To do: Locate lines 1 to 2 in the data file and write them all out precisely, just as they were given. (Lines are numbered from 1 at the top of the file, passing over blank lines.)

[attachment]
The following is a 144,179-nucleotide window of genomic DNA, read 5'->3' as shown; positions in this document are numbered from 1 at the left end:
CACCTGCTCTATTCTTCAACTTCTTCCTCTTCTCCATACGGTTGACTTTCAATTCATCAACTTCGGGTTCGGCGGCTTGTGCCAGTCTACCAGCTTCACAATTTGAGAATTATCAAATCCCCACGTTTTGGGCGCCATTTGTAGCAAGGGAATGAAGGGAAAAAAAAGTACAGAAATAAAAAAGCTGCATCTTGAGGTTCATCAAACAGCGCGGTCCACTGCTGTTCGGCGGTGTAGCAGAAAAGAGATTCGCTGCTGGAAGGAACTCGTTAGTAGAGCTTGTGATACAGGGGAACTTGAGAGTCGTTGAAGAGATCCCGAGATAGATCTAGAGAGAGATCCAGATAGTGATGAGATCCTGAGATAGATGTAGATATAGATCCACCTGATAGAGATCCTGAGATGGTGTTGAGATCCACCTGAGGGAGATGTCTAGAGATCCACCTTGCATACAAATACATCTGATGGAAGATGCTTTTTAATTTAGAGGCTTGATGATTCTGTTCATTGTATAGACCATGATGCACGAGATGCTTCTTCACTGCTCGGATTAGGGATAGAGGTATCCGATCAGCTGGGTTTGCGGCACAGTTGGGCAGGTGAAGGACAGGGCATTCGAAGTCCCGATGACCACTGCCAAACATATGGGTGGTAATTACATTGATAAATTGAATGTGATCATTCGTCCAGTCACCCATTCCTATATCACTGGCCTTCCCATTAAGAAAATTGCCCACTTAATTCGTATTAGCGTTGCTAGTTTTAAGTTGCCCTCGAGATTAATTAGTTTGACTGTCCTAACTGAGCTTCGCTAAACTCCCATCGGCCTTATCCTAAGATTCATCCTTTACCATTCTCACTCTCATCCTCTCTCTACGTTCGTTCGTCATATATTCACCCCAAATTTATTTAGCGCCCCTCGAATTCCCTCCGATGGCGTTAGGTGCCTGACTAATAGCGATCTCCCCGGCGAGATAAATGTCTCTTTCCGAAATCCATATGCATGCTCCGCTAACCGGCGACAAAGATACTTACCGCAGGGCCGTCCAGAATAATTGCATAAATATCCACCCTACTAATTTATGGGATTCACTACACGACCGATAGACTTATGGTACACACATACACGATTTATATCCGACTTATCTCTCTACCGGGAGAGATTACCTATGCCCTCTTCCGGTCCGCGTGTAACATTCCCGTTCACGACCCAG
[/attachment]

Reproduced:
The following is a 144,179-nucleotide window of genomic DNA, read 5'->3' as shown; positions in this document are numbered from 1 at the left end:
CACCTGCTCTATTCTTCAACTTCTTCCTCTTCTCCATACGGTTGACTTTCAATTCATCAACTTCGGGTTCGGCGGCTTGTGCCAGTCTACCAGCTTCACAATTTGAGAATTATCAAATCCCCACGTTTTGGGCGCCATTTGTAGCAAGGGAATGAAGGGAAAAAAAAGTACAGAAATAAAAAAGCTGCATCTTGAGGTTCATCAAACAGCGCGGTCCACTGCTGTTCGGCGGTGTAGCAGAAAAGAGATTCGCTGCTGGAAGGAACTCGTTAGTAGAGCTTGTGATACAGGGGAACTTGAGAGTCGTTGAAGAGATCCCGAGATAGATCTAGAGAGAGATCCAGATAGTGATGAGATCCTGAGATAGATGTAGATATAGATCCACCTGATAGAGATCCTGAGATGGTGTTGAGATCCACCTGAGGGAGATGTCTAGAGATCCACCTTGCATACAAATACATCTGATGGAAGATGCTTTTTAATTTAGAGGCTTGATGATTCTGTTCATTGTATAGACCATGATGCACGAGATGCTTCTTCACTGCTCGGATTAGGGATAGAGGTATCCGATCAGCTGGGTTTGCGGCACAGTTGGGCAGGTGAAGGACAGGGCATTCGAAGTCCCGATGACCACTGCCAAACATATGGGTGGTAATTACATTGATAAATTGAATGTGATCATTCGTCCAGTCACCCATTCCTATATCACTGGCCTTCCCATTAAGAAAATTGCCCACTTAATTCGTATTAGCGTTGCTAGTTTTAAGTTGCCCTCGAGATTAATTAGTTTGACTGTCCTAACTGAGCTTCGCTAAACTCCCATCGGCCTTATCCTAAGATTCATCCTTTACCATTCTCACTCTCATCCTCTCTCTACGTTCGTTCGTCATATATTCACCCCAAATTTATTTAGCGCCCCTCGAATTCCCTCCGATGGCGTTAGGTGCCTGACTAATAGCGATCTCCCCGGCGAGATAAATGTCTCTTTCCGAAATCCATATGCATGCTCCGCTAACCGGCGACAAAGATACTTACCGCAGGGCCGTCCAGAATAATTGCATAAATATCCACCCTACTAATTTATGGGATTCACTACACGACCGATAGACTTATGGTACACACATACACGATTTATATCCGACTTATCTCTCTACCGGGAGAGATTACCTATGCCCTCTTCCGGTCCGCGTGTAACATTCCCGTTCACGACCCAG